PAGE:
Friday, December 03, 2010

The Moral Hazard Of Bailing Out Banks/Wall Street But Not U.S. Unemployed

They call them the "99ers" - those unemployed who have received benefits for 99 weeks, more or less. The conservative congress, which I campaigned for, probably will not extend the benefits further. Somewhere along the line we have to say "no" to additional spending, but it is impossible for the fedgov to offer a valid excuse for how it can bail out the Wall Street and banks - home and international - with the trillions of dollars (according to CNN) that the entire bailout job may cost.

Larry Kudlow first mentioned "Moral Hazard" way back in 2008. George Bush was for it, however, his Republicans in Congress voted against the infamous TARP. The Dems were in a majority voting for the massive measure that would assuredly "rescue" the country from financial destruction. Kudlow merely asked the question which defines Moral Hazard - "How can you bailout banks and Wall Street, and NOT bailout every other business or citizen that sinks into a financial abyss?"

It was the fedgov in the first place, under the auspices (shaking down) of Jesse Jackson and Barney Frank which pushed for the guarantee of practically free housing for every American through Fannie May and Freddie Mac. Private brokers, lenders, hedge funders and other traders all assumed that there were government backed guarantees to the mortgage backed securities and other packaged CDOs, etc. No job? No income? No credit record? Then, you may own a house.

The glut of demand for (free) home ownership pushed the prices of homes into astronomical heights, before they fell to earthly depths, thus killing the U.S. economy for quite some time. The higher cost of fuels - again, thanks to the fedgov's interference with the production of evil fossil fuels - also helped nudge us toward the eve of destruction beginning in 2007 after which a barrel of oil surged to over $130.00 per barrel in 2008. Remember? Don't forget as world global warmists gather in Cancun at this very time in order to devise even more devious ways of cutting the U.S.'s use of energy of all kinds.

Even if banks and GM did pay back all that was loaned to them (but how would we know since the Federal Reserve has henceforth not opened its books for examination), why not "lend" just enough money to survive to those who have been unemployed for nearly two years? Talk about owing your soul to the company store.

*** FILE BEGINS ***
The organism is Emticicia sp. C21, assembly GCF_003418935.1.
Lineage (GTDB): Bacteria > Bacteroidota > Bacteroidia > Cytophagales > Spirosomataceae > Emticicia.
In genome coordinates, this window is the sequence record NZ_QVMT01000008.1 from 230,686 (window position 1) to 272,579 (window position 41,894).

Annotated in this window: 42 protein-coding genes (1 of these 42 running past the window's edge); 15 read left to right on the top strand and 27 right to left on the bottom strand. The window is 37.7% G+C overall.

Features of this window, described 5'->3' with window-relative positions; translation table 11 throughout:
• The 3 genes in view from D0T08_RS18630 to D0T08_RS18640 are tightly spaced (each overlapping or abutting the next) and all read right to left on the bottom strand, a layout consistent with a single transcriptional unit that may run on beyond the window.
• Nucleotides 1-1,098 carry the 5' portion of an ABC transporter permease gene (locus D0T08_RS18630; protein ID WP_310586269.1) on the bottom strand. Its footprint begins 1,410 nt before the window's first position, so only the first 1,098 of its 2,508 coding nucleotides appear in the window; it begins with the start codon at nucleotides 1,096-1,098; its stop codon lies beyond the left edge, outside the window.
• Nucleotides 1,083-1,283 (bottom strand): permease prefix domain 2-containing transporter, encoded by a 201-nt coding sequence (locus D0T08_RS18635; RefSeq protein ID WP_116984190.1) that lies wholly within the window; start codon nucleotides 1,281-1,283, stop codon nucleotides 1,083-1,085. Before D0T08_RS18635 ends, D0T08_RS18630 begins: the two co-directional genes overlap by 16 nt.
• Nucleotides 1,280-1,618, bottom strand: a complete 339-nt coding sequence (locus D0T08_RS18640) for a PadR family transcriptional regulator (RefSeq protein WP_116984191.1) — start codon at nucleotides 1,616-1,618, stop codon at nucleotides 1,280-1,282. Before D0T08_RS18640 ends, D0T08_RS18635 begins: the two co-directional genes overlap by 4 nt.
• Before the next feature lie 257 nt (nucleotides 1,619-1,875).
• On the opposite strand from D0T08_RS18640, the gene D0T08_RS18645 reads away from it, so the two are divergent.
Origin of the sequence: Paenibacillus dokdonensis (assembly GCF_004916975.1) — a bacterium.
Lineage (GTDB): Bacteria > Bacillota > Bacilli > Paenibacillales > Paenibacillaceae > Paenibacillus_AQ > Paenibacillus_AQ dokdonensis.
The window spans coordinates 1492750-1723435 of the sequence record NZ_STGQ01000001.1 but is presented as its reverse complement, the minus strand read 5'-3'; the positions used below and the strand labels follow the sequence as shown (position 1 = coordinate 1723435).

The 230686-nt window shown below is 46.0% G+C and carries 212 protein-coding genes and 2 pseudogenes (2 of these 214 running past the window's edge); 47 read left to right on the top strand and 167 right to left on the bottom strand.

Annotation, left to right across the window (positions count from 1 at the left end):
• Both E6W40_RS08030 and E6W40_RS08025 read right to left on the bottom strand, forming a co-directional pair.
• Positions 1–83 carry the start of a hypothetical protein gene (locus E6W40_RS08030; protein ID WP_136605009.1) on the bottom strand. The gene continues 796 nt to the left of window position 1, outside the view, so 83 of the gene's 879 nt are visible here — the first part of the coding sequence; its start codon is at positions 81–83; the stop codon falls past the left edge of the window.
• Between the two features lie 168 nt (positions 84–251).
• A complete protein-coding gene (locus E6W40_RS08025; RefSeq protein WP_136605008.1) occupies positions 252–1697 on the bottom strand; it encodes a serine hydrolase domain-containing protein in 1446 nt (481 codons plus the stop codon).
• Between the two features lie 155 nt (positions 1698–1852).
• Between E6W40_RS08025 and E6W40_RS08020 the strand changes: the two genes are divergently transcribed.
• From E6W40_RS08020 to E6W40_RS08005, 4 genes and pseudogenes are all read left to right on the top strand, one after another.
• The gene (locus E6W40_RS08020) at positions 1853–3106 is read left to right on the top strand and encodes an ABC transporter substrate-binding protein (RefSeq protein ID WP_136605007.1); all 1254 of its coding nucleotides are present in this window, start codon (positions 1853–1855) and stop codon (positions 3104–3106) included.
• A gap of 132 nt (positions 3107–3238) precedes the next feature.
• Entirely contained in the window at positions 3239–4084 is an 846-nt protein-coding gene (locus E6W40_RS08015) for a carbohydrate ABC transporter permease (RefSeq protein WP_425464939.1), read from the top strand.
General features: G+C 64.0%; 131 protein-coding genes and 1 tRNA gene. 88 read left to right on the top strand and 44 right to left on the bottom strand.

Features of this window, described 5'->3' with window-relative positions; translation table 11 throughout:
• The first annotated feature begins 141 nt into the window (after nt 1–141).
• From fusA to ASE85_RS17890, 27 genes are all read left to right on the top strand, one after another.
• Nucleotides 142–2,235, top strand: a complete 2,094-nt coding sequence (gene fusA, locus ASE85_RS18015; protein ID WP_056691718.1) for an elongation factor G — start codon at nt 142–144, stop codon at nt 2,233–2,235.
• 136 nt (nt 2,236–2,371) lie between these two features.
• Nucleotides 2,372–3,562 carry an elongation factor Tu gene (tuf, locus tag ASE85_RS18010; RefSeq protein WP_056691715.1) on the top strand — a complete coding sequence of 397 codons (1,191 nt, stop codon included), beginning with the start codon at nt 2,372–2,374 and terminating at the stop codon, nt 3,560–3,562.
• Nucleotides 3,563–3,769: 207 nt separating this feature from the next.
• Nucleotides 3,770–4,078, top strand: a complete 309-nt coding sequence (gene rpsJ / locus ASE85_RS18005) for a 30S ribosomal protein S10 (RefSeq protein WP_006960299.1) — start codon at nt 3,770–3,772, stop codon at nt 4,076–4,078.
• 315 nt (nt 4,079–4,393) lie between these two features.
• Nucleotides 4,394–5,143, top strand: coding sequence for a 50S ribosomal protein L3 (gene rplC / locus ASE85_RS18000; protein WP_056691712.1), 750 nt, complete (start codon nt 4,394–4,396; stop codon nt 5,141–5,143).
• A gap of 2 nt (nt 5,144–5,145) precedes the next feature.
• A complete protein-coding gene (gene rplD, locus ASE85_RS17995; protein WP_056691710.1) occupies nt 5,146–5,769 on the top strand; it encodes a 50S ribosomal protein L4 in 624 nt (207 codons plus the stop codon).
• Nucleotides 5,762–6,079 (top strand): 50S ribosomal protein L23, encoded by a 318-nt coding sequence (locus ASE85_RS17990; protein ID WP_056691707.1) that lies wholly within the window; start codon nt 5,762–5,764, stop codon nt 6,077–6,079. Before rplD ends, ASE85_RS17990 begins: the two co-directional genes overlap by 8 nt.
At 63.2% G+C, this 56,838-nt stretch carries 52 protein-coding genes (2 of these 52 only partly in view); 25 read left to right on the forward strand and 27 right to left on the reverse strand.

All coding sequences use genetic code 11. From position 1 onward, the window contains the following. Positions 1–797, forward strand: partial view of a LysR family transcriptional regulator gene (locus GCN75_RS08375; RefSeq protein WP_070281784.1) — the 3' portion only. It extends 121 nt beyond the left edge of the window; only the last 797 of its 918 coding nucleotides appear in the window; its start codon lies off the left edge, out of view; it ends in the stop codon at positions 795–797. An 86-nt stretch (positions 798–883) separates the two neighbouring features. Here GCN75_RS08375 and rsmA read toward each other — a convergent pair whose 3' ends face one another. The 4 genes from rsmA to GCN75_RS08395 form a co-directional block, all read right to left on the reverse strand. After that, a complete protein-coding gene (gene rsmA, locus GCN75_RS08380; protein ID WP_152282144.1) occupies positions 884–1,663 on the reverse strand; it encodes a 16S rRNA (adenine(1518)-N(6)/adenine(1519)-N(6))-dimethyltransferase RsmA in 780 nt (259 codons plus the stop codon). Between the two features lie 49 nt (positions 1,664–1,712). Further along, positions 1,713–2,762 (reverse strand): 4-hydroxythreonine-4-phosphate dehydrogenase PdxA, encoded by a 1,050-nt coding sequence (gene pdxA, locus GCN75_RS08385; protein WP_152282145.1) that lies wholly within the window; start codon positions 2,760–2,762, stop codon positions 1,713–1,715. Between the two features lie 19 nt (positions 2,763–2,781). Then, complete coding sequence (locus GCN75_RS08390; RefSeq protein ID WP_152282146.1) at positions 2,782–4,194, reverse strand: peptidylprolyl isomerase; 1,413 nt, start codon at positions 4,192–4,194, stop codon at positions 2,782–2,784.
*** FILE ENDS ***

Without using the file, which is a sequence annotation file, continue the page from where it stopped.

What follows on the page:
Meanwhile, Bernanke is doing something he said he would not - infusing hundreds of billions of borrowed money into the system ie., Quantitative Easing. According to this report, the Fed will have to print/borrow 4 trillion dollars to pay off the previously borrowed debt which resulted from the 2008 financial crisis.

As the Congress looks at massive Deficit Reduction in the midst of a housing and general economic crisis we should not fall into another Moral Hazard by increasing the taxes for the rich who contribute, by far, the majority of revenue to the federal coffers while the lower earners pay nothing, yet receive the lion's share of the federal and state benefits. When the evil rich's tax rates are increased, federal revenues fall. God had it right in the Old Testament when He required the rich to pay only one tithe, and not two or three tithes - as the poorer Israelites would also pay, only, a tithe. Also, the poorer Jews were commanded Not To Covet the goods of their richer brethren - something we will never hear quoted in Democratic Party platforms. "Covet Thy Neighbor's Goods," is their mantra.

The Federal Government, beginning under President Bush and continued exponentially under President Obama, has played favorites by gifting Wall Street and the banks with outright grants worth trillions of dollars and with loans at virtual zero interest rates. Uncle Sam has no valid explanation why he cannot so generously subsidize every other citizen/business of the United States - who fails. That is Moral Hazard.